Joint Committee On Human Rights Appendices to the Minutes of Evidence

34.  Memorandum from National Association of Citizens Advice Bureaux (NACAB)

  The CAB Service welcomes the opportunity to respond to the Committee's call for evidence on the need for a Human Rights Commission for the United Kingdom. We have found it difficult however to respond to some of the detailed questions in the consultation paper, concerning for example, budgets and staffing, and believe that other organisations are better placed to comment on these issues. Our response is simply confined therefore to the question of what a Human Rights Commission could add to the current methods of protecting human rights in the United Kingdom.


  The CAB Service is the world's largest independent advice giving agency, delivering services from over 2,000 different locations across England, Wales and Northern Ireland, and dealing with about six million new problems a year. NACAB is the membership organisation for all CABx. (In Scotland, our sister organisation, Citizens Advice Scotland, and its member bureaux, form Scotland's largest independent advice network, operating from 150 CAB Service points that cover Scotland from the islands to city centres.)

  The CAB Service has a long history of helping the more vulnerable members of our society to understand and assert their rights, and to negotiate the often complex processes which participation in our society entails. The Service also draws on its experience of client problems to suggest where improvements can be made to local and national social policy issues. These roles can be summed up by setting out the twin aims of the CAB Service, which are:

    —  to ensure that individuals do not suffer through lack of knowledge of their rights and responsibilities of the services available to them, or through an inability to express their needs effectively;

    —  and equally, to exercise a responsible influence on the development of social policies and services, both locally and nationally.


  The CAB Service believes that there is a good case for a Human Rights Commission to be established in this country. One of the great advantages of such a Commission would be its potential to work proactively to develop a culture of human rights within the United Kingdom. Whilst the Human Rights Act 1998 obviously allows challenges to be made against behaviour which contravenes the Act, a Commission could have the valuable role of working to prevent such breaches in the first place. This could be achieved through:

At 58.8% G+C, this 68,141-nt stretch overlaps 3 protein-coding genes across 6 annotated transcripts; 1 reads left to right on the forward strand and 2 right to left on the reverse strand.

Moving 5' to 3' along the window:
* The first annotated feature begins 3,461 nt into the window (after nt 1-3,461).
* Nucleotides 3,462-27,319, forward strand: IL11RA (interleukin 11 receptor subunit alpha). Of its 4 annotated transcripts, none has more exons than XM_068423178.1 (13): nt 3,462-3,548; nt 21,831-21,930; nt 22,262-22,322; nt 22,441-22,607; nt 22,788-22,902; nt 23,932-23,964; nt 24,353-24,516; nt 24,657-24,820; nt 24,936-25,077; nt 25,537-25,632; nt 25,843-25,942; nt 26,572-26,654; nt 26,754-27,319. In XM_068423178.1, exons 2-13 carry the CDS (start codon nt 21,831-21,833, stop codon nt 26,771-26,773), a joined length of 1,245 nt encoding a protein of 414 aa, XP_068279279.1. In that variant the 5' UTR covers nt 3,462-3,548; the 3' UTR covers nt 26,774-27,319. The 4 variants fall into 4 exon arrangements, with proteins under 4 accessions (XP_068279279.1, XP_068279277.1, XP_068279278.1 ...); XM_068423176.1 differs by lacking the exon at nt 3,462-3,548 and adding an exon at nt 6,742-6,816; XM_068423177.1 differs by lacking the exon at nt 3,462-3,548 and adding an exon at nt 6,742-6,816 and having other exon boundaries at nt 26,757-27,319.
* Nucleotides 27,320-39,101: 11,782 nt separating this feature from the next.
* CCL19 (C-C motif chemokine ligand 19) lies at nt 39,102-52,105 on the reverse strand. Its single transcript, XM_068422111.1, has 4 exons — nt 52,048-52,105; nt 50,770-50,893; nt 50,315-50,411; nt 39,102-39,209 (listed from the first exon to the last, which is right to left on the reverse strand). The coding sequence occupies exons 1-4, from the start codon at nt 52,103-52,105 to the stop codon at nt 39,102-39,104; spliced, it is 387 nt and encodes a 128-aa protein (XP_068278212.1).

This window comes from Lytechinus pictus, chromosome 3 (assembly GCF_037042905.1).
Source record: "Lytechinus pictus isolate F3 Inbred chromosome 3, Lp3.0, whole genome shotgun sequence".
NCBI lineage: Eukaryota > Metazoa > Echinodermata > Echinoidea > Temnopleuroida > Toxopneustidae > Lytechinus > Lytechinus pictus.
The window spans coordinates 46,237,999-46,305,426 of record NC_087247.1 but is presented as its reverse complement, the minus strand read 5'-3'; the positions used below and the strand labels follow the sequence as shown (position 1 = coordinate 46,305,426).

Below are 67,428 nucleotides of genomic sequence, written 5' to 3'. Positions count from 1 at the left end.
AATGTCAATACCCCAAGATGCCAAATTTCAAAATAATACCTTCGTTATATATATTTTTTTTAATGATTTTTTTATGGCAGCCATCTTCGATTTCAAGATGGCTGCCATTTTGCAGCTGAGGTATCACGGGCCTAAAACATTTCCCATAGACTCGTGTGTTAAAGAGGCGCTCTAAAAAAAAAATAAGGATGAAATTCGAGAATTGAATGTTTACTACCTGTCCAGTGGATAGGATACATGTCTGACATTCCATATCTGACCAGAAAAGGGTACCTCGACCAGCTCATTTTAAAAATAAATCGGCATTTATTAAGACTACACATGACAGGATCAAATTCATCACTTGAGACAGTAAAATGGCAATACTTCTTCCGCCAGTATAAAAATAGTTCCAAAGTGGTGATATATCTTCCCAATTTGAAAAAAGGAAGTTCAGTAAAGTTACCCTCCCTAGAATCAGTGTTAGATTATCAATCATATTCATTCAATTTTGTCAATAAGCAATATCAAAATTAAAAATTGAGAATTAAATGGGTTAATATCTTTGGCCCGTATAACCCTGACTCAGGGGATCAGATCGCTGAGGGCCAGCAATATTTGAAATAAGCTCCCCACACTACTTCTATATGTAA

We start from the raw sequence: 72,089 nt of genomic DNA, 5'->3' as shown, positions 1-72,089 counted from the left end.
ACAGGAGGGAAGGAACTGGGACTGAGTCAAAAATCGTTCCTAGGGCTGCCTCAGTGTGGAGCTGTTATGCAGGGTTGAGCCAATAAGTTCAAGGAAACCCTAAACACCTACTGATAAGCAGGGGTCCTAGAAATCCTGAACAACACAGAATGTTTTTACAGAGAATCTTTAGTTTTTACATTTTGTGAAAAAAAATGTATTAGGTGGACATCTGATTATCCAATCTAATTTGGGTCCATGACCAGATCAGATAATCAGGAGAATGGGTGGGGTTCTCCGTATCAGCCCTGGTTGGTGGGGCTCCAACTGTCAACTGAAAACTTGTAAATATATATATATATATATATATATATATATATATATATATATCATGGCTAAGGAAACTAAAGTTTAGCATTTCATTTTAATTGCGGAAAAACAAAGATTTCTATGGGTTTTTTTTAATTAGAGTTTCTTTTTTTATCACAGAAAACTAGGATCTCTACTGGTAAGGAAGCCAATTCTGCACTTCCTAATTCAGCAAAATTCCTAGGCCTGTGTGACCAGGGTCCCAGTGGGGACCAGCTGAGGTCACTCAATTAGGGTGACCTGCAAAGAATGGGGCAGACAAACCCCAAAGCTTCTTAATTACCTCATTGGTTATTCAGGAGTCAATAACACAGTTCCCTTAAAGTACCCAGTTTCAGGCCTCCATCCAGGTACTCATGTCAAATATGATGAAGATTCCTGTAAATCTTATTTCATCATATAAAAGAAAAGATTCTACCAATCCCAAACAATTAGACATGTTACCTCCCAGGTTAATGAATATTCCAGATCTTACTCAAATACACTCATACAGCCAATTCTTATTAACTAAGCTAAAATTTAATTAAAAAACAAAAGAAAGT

—  the dissemination of information and advice, to raise awareness of the existence of legislation protecting human rights and the responsibilities incumbent upon public bodies to uphold human rights; and to raise awareness amongst the public of what those rights are and how to enforce them;

    —  monitoring the way in which human rights are protected in this country; identifying areas of poor practice and making recommendations accordingly; examining the effect of the Human Rights Act, and advising Government on appropriate reforms to the law.

  Such a Commission could also have the role of advising those who are looking to make challenges under the Human Rights Act, as well as taking test cases in the public interest.

  While the existence of the Commission for Racial Equality, the Equal Opportunities Committee, and the Disability Rights Commission, provides valuable protection in their relevant areas of discrimination, these organisations do not have a remit to combat discrimination in other areas such as age or sexual orientation. There is also a whole range of rights within the Human Rights Act, with regard to, for example, humane treatment, employment, right to a fair trial, respect to private and family life etc which again do not fall specifically to these organisations to promote or protect. The CAB Service therefore sees a valuable role for a statutory body to oversee and co-ordinate the protection of human rights in this country, working closely with the existing equality commissions and learning from their expertise and experience.

10 July 2001

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